- Childcare. Anytime a study is formed or group is organized with military members and families include a plan for childcare, if possible.
- Support Groups and Bible Studies. Consider offering a support group/Bible study group for those with combat trauma, or those who have a loved one with combat trauma. The books The Combat Trauma Healing Manual and When War Comes Home are excellent resources for these groups. A Bridges to Healing seminar might pave the way for this group to begin in your church.
- Establish a Reputation. Sign on to the Military Missions Network (MMN) as a “military friendly” or a “military focused” church. Acquaint your Missions Team with MMN’s “The 4th Missionary Journey” and the new web portal MilitaryBeliever.com!! www.militarymissionsnetwork.com
- Relocation Services. Before they PCS, make sure that your military member and families are pointed to a like-minded church from your denomination or the Military Missions Network at their new duty station. This helps them to take steps to get connected immediately upon arrival.
- People of calling. Be aware that the calling of First Responders is very similar to the military calling. Your church may desire to incorporate First Responders into ministry to military.
During the deployment cycle your church can also actively participate:
- Before Deployment. Schedule a time for the military member and spouse to spend with the pastoral staff, Sunday school teacher, or deacons. This is a time to set up accountability, to encourage, and to make sure that the needs of the family at home are discussed and assigned to appropriate church members.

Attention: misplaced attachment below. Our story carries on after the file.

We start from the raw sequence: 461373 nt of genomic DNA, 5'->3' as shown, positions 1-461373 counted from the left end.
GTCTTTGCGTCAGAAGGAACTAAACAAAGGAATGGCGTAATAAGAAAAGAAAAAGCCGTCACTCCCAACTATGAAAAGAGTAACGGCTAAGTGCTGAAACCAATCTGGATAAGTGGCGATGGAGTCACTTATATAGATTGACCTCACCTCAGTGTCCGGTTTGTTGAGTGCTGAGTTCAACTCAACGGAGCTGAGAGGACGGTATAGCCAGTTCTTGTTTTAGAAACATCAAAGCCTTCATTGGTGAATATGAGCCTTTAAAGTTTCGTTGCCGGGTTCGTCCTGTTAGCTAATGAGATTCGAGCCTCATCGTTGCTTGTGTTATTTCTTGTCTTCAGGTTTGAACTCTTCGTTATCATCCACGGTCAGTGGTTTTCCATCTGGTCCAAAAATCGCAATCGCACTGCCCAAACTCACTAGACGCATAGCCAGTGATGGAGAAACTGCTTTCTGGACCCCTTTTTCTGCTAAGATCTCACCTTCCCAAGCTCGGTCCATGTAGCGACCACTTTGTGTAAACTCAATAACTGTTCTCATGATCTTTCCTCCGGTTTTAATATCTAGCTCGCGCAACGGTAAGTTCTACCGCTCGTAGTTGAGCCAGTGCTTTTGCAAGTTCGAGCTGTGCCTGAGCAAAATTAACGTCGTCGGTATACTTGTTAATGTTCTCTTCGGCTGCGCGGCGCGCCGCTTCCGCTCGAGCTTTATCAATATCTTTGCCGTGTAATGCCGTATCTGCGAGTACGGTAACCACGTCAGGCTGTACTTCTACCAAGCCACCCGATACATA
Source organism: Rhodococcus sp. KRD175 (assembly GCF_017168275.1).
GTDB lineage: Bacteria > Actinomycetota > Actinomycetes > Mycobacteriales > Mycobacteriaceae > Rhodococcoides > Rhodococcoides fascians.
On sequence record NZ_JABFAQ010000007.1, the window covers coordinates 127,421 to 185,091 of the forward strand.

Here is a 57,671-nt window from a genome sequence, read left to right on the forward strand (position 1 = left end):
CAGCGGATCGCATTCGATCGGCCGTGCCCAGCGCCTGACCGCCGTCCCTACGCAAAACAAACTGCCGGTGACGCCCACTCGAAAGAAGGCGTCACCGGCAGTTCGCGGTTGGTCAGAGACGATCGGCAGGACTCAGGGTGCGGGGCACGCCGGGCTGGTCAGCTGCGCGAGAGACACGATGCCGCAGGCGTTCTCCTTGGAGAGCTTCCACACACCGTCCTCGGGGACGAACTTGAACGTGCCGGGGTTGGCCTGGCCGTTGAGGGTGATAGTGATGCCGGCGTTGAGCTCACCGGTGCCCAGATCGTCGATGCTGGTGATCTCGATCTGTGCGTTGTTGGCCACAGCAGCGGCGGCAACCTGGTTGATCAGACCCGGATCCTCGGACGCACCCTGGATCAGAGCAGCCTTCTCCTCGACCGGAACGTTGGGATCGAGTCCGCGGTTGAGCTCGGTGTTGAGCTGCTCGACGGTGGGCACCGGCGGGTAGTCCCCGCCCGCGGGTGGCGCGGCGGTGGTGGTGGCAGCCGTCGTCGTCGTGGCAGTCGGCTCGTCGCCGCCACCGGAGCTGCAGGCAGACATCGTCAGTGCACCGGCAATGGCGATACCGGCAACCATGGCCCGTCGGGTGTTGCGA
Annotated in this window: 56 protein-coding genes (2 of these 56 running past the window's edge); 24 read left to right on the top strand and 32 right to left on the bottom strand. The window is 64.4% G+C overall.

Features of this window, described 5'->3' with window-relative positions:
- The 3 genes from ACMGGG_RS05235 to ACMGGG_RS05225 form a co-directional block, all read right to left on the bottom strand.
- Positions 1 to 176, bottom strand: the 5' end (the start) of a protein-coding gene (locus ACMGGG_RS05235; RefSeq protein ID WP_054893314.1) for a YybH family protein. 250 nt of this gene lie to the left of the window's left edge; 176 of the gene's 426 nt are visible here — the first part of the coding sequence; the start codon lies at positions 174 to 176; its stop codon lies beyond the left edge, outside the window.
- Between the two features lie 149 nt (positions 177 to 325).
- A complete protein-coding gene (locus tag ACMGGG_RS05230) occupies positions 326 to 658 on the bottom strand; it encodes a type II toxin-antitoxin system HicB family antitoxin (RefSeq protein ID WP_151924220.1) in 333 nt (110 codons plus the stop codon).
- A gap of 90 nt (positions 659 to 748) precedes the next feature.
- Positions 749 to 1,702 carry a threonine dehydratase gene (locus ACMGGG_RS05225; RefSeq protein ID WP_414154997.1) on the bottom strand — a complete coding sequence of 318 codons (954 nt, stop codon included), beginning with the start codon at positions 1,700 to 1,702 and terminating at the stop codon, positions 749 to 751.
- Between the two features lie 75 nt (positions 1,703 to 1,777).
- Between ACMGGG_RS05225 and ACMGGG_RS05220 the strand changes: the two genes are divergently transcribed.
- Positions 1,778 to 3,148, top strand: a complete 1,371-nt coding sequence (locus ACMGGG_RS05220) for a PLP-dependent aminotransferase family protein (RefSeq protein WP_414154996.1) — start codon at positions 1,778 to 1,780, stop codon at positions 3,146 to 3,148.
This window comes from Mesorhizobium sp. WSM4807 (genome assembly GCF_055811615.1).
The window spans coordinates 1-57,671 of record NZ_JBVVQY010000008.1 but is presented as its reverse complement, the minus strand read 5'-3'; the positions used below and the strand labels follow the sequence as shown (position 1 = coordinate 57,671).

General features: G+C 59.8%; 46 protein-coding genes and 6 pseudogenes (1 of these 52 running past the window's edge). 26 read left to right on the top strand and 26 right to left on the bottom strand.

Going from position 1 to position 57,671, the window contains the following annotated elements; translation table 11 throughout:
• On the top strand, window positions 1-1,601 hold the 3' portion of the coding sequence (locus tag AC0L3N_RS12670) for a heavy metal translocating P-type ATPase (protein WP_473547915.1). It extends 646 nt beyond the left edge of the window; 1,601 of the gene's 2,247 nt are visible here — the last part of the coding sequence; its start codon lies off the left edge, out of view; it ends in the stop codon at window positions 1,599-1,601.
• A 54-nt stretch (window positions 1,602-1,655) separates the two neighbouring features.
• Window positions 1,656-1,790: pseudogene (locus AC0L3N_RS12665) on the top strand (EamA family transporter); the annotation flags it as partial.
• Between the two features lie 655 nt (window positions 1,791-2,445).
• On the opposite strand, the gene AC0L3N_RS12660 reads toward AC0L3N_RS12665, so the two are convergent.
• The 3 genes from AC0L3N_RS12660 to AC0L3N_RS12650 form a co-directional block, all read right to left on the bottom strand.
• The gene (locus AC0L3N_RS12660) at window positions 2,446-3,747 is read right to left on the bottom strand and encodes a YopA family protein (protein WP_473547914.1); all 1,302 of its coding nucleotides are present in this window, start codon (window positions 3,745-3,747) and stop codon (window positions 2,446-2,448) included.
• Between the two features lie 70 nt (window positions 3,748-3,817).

- Before Deployment. Call the service member and family up to the front of the church for a special time of prayer.
- During Deployment. Assign someone to email daily or weekly prayers, devotions and/or sermons to the deployed service members as a group. Our church uses Oswald Chambers’ daily prayers to email to our deployed group.
- During Deployment. Remember the Holidays! The Sunday School classes can send each deployed member care packages and holiday greeting cards. Don’t forget to honor the family at home with special giftings.
- During Deployment. Support those at home. Consider offering a support group for the wives/husbands of those deployed. It might be a good opportunity to do a Bible study like Loving Your Military Man.
- During Deployment. If the military member agrees, make their addresses available to the church body either in the bulletin or on the A-V screen for further communication and as a prayer reminder.
- After Deployment. Recognize the service member and family for their sacrificial service after the deployment. You may want to give them an opportunity to speak, to thank the church for support, and/or to give their testimony of how God worked in their lives during their time of deployment.
In summary, the church is a precious gift from God and we should never take it for granted. To God be the Glory!
Hebrews 10:25—“Let us not give up meeting together, as some are in the habit of doing, but let us encourage one another—and all the more as you see the Day approaching.”
Questions to Share:
1. What church “best practices” can you identify as particularly helpful to you and your spouse during deployments?
2. If you are not an active member of a local church, pray that the Lord would lead you to one. If you are a member, consider how you can pray for your pastor and the church.